“I don’t remember where I was when I realized life was a game. The more seriously I took things, the harder the rules became.”
–lyrics from “À Tout le Monde” by Megadeth.
Life isn’t fair. As my own means of coping (and flourishing) in this absurd world we live in, I have began, in recent years, to think of life as a game. If you accept my premise that life is a game, then like any other game, there must be ways of “winning.” There must be objectives we are pursuing.
So what is the objective of life?
Far be it for me to answer that classic existential question in a single blog post. I have thought on this question like so many others before me have, and so many people after me will. Deeper thinkers than this squirrel have meditated on the subject of existentialism and have reached their own (sometimes) profound conclusions. I think it is safe to assume that the answer is different for each person:
- To leave the world a better place than you found it.
- To be successful (however “success” may be defined for you–happiness, wealth, or maybe wisdom).
- To continue your genetic lineage (through procreation).
What do each of these answers have in common?
It is to create a legacy.
We as mortal beings have a finite amount of time to leave our marks on this planet. An infinitesimal amount of time in fact. We are hardly more than miniscule blips in history. Most humans will never be remembered when their time on this planet comes to an end. That is sobering, isn’t it?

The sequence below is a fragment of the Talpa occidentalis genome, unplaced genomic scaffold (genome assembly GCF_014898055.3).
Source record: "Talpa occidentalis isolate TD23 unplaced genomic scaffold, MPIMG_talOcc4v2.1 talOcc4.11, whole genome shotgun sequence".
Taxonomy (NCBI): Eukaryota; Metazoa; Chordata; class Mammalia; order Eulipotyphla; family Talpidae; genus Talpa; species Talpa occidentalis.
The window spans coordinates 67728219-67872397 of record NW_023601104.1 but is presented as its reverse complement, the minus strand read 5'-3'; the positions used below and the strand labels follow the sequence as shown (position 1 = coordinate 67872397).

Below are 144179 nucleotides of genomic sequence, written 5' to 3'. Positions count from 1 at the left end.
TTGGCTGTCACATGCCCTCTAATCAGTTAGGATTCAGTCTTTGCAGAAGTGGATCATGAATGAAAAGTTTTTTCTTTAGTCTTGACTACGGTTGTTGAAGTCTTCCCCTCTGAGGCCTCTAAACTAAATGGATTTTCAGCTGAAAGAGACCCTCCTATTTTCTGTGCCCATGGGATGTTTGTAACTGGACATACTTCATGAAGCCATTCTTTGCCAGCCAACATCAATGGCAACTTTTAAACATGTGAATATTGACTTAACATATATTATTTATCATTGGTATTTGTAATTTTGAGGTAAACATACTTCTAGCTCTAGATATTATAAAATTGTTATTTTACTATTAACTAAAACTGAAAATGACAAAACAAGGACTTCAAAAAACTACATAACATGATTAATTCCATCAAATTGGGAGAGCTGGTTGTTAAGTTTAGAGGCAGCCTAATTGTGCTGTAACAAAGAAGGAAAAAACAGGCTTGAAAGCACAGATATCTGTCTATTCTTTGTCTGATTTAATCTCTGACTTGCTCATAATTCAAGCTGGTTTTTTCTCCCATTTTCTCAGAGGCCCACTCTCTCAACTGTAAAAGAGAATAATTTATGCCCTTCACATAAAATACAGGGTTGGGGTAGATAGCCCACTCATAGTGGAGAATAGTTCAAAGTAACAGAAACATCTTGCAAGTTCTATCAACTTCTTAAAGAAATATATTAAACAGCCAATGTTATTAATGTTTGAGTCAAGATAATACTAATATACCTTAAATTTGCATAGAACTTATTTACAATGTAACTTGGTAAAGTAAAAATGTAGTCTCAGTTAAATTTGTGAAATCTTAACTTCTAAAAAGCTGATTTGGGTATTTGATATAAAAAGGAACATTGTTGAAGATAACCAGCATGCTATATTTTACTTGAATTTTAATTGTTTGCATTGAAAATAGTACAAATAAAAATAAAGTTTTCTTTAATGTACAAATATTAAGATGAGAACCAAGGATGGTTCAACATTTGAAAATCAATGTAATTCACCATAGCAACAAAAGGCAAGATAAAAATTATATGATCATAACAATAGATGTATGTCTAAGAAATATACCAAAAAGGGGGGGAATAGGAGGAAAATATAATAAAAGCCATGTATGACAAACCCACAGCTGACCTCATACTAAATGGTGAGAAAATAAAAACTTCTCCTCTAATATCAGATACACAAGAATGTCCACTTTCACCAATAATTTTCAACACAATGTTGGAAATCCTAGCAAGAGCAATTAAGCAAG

In our quest to give meaning to our lives–to be more than a forgotten blip in time–we each in our own way strive to create something which lasts beyond our own corporeal bodies. We want to create an impression on the world, however small it might be. To create a legacy which makes our lives have meaning beyond the all-too-brief time we are alive.
So it is that many of us are driven to have children, because our offspring keep our genetic material in circulation, and they keep the memory of our short existence around, hopefully for generations after we are long gone.
Those individuals who have the tenacity, skills, and luck to build wealth during their lifetime may recognize that they can “buy” a legacy through philanthropy: foundations, endowments, and scholarships. Andrew Carnegie, John D. Rockefeller, JP Morgan, and other industrialists learned this and their names live on in part because of the investments into legacy projects which they made in their golden years. In more modern times, we see this in action with the Bill and Melinda Gates Foundation, The Jimmy Carter Center, and Oprah’s Angel Network.
My wife and I have chosen not to have children. We are definitely not wealthy. Fortunately, we do have some creative talent, so we are developing our writing skills with the goal of publishing our work. With persistence and some luck, we hope to create our legacy by helping others and by leaving our mark with the written word.
It’s a tough game we play, this game of life. We have a limited amount of time before the clock stops, so we had best work hard if we want to win!
Tell me, Dear Reader: how will you create your legacy? Share your ideas by posting a comment below.